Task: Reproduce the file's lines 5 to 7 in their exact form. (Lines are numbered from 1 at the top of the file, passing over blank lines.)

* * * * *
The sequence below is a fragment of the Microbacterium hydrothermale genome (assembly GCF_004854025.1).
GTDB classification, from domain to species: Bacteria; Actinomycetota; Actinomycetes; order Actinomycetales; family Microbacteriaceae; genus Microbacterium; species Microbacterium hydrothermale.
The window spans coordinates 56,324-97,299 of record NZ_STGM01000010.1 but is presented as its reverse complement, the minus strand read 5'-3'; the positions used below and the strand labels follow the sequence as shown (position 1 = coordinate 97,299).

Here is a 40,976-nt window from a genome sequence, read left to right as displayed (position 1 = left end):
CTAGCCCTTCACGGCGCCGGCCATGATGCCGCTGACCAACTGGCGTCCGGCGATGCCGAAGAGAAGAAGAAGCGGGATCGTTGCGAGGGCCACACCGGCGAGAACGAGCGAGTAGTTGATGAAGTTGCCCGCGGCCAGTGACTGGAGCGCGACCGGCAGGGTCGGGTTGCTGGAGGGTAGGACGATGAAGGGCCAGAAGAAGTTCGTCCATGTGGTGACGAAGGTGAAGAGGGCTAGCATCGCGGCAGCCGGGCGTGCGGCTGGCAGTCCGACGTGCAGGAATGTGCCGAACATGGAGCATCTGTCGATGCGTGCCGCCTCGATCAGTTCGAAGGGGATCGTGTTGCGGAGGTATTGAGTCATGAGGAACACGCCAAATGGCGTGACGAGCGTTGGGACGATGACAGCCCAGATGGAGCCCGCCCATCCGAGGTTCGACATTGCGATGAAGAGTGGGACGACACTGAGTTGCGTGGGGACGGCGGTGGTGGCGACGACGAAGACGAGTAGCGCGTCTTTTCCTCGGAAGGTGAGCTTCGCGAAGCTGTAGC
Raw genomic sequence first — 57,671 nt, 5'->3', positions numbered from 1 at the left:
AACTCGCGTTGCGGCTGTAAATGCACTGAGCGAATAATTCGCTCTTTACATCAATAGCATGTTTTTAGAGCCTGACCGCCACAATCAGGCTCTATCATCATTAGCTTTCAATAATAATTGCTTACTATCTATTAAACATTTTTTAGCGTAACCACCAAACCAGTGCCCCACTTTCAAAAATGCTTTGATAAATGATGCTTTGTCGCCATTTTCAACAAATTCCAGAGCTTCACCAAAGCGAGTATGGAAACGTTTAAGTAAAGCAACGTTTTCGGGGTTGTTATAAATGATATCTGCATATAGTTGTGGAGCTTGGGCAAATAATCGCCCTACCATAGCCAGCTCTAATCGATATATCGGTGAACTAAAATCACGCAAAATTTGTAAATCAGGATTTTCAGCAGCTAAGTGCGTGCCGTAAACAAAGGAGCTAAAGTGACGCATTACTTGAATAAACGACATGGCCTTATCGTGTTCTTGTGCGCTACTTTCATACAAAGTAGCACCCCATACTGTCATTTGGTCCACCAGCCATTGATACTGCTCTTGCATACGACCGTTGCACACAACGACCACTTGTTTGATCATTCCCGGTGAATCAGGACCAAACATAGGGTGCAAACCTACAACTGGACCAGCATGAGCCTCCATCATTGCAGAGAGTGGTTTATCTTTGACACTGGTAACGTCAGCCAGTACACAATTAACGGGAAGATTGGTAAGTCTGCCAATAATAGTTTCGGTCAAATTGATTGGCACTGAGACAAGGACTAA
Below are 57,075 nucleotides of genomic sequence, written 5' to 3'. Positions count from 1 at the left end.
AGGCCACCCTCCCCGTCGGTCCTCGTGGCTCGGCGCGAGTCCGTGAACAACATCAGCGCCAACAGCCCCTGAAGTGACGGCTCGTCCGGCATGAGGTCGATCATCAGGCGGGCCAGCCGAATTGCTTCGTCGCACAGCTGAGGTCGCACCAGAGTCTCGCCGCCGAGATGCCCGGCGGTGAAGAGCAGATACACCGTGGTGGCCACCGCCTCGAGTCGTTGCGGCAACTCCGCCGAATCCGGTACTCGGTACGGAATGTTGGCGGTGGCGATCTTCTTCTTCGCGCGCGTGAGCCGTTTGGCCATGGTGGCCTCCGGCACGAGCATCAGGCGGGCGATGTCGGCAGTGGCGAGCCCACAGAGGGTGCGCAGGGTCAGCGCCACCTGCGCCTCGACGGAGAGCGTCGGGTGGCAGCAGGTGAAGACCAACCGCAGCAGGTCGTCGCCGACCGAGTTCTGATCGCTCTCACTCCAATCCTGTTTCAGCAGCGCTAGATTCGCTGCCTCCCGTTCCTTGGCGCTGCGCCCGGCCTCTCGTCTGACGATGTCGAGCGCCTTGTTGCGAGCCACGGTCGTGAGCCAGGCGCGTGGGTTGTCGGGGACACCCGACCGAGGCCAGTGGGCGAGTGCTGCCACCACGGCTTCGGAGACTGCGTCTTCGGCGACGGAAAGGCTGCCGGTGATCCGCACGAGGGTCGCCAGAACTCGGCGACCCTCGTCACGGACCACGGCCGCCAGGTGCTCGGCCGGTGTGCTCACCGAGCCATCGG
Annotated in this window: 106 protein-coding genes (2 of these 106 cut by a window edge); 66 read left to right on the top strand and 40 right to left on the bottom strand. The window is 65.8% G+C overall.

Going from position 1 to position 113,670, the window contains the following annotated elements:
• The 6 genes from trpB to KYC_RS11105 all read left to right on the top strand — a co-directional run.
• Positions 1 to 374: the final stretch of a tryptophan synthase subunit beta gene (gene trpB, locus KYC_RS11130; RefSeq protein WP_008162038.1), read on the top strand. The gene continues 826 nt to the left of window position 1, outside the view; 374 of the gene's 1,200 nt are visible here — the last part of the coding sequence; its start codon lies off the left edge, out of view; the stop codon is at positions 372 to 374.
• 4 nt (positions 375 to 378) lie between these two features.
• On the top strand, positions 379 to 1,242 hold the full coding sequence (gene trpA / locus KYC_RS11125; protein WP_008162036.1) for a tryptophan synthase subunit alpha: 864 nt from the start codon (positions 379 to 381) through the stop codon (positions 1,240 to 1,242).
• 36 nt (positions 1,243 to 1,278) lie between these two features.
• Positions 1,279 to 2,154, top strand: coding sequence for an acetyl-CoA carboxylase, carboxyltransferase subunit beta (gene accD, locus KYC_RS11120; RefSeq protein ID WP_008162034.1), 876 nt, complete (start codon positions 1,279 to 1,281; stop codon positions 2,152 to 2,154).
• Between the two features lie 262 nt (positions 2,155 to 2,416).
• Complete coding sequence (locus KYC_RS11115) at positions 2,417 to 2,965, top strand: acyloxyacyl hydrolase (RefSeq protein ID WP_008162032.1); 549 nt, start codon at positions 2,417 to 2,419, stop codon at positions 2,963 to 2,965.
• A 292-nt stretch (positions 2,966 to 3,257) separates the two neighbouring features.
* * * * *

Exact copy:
CTAGCCCTTCACGGCGCCGGCCATGATGCCGCTGACCAACTGGCGTCCGGCGATGCCGAAGAGAAGAAGAAGCGGGATCGTTGCGAGGGCCACACCGGCGAGAACGAGCGAGTAGTTGATGAAGTTGCCCGCGGCCAGTGACTGGAGCGCGACCGGCAGGGTCGGGTTGCTGGAGGGTAGGACGATGAAGGGCCAGAAGAAGTTCGTCCATGTGGTGACGAAGGTGAAGAGGGCTAGCATCGCGGCAGCCGGGCGTGCGGCTGGCAGTCCGACGTGCAGGAATGTGCCGAACATGGAGCATCTGTCGATGCGTGCCGCCTCGATCAGTTCGAAGGGGATCGTGTTGCGGAGGTATTGAGTCATGAGGAACACGCCAAATGGCGTGACGAGCGTTGGGACGATGACAGCCCAGATGGAGCCCGCCCATCCGAGGTTCGACATTGCGATGAAGAGTGGGACGACACTGAGTTGCGTGGGGACGGCGGTGGTGGCGACGACGAAGACGAGTAGCGCGTCTTTTCCTCGGAAGGTGAGCTTCGCGAAGCTGTAGC
Raw genomic sequence first — 57,671 nt, 5'->3', positions numbered from 1 at the left:
AACTCGCGTTGCGGCTGTAAATGCACTGAGCGAATAATTCGCTCTTTACATCAATAGCATGTTTTTAGAGCCTGACCGCCACAATCAGGCTCTATCATCATTAGCTTTCAATAATAATTGCTTACTATCTATTAAACATTTTTTAGCGTAACCACCAAACCAGTGCCCCACTTTCAAAAATGCTTTGATAAATGATGCTTTGTCGCCATTTTCAACAAATTCCAGAGCTTCACCAAAGCGAGTATGGAAACGTTTAAGTAAAGCAACGTTTTCGGGGTTGTTATAAATGATATCTGCATATAGTTGTGGAGCTTGGGCAAATAATCGCCCTACCATAGCCAGCTCTAATCGATATATCGGTGAACTAAAATCACGCAAAATTTGTAAATCAGGATTTTCAGCAGCTAAGTGCGTGCCGTAAACAAAGGAGCTAAAGTGACGCATTACTTGAATAAACGACATGGCCTTATCGTGTTCTTGTGCGCTACTTTCATACAAAGTAGCACCCCATACTGTCATTTGGTCCACCAGCCATTGATACTGCTCTTGCATACGACCGTTGCACACAACGACCACTTGTTTGATCATTCCCGGTGAATCAGGACCAAACATAGGGTGCAAACCTACAACTGGACCAGCATGAGCCTCCATCATTGCAGAGAGTGGTTTATCTTTGACACTGGTAACGTCAGCCAGTACACAATTAACGGGAAGATTGGTAAGTCTGCCAATAATAGTTTCGGTCAAATTGATTGGCACTGAGACAAGGACTAA